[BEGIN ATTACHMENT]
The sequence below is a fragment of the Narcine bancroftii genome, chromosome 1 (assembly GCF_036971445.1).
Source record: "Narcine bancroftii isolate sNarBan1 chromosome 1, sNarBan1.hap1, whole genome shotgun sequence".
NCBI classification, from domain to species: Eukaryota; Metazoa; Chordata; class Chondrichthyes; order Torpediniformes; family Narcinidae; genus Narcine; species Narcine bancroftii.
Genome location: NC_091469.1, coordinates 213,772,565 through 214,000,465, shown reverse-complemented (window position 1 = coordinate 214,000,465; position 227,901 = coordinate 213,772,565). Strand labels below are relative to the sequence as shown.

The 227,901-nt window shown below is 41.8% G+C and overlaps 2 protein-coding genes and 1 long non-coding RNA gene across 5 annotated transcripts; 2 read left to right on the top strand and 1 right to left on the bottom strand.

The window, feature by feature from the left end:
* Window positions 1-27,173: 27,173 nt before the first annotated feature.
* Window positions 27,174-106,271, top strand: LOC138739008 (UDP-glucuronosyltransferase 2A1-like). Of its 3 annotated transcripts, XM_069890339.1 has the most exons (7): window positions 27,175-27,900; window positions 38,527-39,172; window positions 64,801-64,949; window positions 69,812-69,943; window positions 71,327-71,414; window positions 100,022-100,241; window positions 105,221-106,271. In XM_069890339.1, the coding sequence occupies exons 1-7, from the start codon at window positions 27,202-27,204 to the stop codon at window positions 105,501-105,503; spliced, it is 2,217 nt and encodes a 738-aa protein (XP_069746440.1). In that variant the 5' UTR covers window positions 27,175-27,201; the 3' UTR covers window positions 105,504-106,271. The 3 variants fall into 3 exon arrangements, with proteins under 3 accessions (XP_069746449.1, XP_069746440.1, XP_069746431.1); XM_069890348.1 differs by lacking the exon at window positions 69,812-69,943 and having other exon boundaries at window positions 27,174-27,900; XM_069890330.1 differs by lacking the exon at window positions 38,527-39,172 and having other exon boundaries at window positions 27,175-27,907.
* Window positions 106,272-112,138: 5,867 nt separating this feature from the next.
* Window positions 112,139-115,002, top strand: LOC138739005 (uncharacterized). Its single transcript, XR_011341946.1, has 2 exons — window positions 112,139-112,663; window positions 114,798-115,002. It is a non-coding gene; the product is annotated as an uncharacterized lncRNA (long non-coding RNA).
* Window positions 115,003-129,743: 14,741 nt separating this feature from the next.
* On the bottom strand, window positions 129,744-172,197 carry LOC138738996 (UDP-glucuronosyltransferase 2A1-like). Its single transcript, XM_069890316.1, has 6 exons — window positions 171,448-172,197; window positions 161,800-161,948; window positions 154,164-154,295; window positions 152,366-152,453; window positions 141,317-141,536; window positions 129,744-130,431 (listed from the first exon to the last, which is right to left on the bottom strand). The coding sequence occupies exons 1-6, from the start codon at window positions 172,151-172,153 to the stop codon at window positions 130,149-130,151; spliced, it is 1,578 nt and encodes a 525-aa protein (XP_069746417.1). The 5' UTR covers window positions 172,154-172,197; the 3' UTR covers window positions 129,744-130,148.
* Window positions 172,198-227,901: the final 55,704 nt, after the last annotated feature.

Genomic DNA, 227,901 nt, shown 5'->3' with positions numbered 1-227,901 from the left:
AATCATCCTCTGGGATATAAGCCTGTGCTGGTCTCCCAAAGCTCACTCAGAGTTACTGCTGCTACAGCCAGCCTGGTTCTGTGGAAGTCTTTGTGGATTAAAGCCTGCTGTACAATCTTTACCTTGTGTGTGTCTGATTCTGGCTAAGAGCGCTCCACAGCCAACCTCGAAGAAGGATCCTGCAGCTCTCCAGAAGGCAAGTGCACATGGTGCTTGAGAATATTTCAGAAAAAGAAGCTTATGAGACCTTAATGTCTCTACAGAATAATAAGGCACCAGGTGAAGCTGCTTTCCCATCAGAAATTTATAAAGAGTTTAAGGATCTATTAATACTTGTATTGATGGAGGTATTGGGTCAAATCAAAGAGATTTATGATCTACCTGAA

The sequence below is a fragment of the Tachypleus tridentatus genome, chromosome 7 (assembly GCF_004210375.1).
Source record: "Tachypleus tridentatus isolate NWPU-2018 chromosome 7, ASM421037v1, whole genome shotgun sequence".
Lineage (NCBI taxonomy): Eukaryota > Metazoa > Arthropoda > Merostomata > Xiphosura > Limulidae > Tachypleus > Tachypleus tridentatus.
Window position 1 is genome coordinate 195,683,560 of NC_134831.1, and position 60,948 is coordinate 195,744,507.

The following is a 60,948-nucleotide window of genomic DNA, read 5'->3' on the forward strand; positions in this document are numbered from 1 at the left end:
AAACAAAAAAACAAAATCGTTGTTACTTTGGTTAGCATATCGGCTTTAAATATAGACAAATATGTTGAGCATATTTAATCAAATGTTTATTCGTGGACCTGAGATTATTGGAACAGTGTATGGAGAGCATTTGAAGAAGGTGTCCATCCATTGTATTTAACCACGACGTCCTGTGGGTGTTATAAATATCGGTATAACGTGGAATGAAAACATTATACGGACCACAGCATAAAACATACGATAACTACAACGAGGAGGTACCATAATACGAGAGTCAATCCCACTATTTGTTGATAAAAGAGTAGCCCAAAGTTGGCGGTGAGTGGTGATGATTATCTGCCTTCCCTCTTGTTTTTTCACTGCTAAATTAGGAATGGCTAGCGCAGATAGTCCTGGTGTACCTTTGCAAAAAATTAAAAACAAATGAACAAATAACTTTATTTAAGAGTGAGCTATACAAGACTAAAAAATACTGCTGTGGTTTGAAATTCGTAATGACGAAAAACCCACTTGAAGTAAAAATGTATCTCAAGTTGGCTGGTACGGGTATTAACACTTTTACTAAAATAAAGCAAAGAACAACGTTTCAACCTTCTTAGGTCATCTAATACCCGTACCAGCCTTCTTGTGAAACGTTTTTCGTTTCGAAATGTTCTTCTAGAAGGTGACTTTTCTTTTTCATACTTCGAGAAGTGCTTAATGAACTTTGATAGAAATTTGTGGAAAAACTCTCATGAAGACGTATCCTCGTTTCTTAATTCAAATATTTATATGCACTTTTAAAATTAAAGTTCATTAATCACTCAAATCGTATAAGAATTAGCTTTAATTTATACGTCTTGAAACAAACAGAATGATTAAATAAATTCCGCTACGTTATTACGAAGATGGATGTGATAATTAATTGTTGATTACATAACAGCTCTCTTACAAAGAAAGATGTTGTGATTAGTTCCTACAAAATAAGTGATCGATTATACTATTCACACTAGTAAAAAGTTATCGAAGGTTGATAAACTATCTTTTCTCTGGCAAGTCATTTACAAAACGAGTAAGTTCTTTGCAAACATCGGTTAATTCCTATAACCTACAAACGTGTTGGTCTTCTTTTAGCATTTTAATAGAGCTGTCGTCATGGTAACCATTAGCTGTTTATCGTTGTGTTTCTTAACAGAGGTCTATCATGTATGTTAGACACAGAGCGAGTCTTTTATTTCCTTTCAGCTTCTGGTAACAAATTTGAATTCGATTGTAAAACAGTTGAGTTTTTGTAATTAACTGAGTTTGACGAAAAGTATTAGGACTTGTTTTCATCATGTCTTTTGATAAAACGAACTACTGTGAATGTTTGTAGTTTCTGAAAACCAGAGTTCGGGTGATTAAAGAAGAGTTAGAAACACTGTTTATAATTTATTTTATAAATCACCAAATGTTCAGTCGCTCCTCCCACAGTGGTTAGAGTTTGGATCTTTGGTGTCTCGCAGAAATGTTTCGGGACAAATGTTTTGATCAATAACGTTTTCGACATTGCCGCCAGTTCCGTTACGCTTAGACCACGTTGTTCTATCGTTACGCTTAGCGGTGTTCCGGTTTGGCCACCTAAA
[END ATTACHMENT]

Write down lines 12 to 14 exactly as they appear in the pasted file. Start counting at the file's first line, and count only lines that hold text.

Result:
* On the bottom strand, window positions 129,744-172,197 carry LOC138738996 (UDP-glucuronosyltransferase 2A1-like). Its single transcript, XM_069890316.1, has 6 exons — window positions 171,448-172,197; window positions 161,800-161,948; window positions 154,164-154,295; window positions 152,366-152,453; window positions 141,317-141,536; window positions 129,744-130,431 (listed from the first exon to the last, which is right to left on the bottom strand). The coding sequence occupies exons 1-6, from the start codon at window positions 172,151-172,153 to the stop codon at window positions 130,149-130,151; spliced, it is 1,578 nt and encodes a 525-aa protein (XP_069746417.1). The 5' UTR covers window positions 172,154-172,197; the 3' UTR covers window positions 129,744-130,148.
* Window positions 172,198-227,901: the final 55,704 nt, after the last annotated feature.

Genomic DNA, 227,901 nt, shown 5'->3' with positions numbered 1-227,901 from the left: